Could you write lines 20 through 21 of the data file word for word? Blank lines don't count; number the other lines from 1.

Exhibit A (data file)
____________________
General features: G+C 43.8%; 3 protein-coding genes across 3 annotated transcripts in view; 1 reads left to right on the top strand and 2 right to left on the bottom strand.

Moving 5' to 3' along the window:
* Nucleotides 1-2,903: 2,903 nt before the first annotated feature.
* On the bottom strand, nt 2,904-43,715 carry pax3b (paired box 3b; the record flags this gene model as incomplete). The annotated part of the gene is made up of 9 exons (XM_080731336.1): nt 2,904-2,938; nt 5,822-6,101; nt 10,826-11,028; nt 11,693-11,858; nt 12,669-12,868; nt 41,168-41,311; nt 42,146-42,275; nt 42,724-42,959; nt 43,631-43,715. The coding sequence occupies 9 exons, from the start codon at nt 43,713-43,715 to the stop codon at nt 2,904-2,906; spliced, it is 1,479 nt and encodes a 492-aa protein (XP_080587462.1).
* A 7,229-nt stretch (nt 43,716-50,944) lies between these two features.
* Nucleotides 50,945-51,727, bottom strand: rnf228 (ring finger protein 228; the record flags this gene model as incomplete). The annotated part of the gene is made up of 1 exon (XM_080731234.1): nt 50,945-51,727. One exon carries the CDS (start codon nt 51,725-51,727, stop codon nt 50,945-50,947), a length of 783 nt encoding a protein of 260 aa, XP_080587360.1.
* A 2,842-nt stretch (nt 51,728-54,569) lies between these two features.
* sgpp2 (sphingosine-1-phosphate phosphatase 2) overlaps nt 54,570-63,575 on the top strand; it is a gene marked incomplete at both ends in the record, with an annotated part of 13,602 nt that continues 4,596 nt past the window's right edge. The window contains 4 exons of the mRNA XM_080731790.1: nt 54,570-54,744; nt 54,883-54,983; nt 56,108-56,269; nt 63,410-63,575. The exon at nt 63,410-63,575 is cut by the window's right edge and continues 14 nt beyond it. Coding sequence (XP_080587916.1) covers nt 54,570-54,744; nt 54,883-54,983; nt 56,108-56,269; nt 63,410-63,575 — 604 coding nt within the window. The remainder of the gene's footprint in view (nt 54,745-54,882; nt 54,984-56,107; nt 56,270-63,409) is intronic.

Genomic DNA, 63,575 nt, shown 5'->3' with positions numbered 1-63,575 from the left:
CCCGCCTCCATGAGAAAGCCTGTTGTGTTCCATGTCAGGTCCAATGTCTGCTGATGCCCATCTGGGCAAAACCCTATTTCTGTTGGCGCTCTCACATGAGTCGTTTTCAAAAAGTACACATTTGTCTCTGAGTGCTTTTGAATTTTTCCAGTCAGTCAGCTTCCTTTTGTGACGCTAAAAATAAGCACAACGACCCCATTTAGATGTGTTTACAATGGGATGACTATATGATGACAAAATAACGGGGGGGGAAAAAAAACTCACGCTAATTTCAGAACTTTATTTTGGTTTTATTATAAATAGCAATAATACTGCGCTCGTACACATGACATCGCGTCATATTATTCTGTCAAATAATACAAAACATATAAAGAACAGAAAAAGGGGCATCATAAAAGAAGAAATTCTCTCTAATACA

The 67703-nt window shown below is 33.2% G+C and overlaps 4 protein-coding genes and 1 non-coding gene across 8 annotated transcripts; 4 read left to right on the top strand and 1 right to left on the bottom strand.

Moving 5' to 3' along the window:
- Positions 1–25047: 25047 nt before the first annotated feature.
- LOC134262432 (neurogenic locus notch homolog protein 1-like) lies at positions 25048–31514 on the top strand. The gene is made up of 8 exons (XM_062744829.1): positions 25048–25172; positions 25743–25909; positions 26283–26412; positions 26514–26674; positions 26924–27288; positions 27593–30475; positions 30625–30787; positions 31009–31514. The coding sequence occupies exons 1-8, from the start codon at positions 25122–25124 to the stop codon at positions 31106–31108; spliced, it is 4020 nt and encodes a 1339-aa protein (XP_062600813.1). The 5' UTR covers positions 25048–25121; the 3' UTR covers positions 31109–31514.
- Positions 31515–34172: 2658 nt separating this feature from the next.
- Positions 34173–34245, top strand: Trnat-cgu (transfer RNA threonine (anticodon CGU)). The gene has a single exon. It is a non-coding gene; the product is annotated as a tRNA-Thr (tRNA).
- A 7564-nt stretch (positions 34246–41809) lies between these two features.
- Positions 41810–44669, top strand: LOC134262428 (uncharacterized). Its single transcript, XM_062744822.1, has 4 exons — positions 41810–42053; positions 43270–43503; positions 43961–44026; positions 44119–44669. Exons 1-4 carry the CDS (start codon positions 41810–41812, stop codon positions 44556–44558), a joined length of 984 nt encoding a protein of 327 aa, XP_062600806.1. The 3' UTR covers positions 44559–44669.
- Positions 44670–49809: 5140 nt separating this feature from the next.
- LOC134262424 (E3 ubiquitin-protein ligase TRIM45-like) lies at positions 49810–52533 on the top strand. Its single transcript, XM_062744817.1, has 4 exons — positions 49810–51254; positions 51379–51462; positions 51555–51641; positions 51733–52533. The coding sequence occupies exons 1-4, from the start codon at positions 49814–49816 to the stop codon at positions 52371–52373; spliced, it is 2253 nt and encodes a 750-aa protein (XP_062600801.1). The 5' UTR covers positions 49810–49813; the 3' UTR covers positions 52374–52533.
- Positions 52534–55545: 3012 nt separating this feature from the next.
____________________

- LOC134262424 (E3 ubiquitin-protein ligase TRIM45-like) lies at positions 49810–52533 on the top strand. Its single transcript, XM_062744817.1, has 4 exons — positions 49810–51254; positions 51379–51462; positions 51555–51641; positions 51733–52533. The coding sequence occupies exons 1-4, from the start codon at positions 49814–49816 to the stop codon at positions 52371–52373; spliced, it is 2253 nt and encodes a 750-aa protein (XP_062600801.1). The 5' UTR covers positions 49810–49813; the 3' UTR covers positions 52374–52533.
- Positions 52534–55545: 3012 nt separating this feature from the next.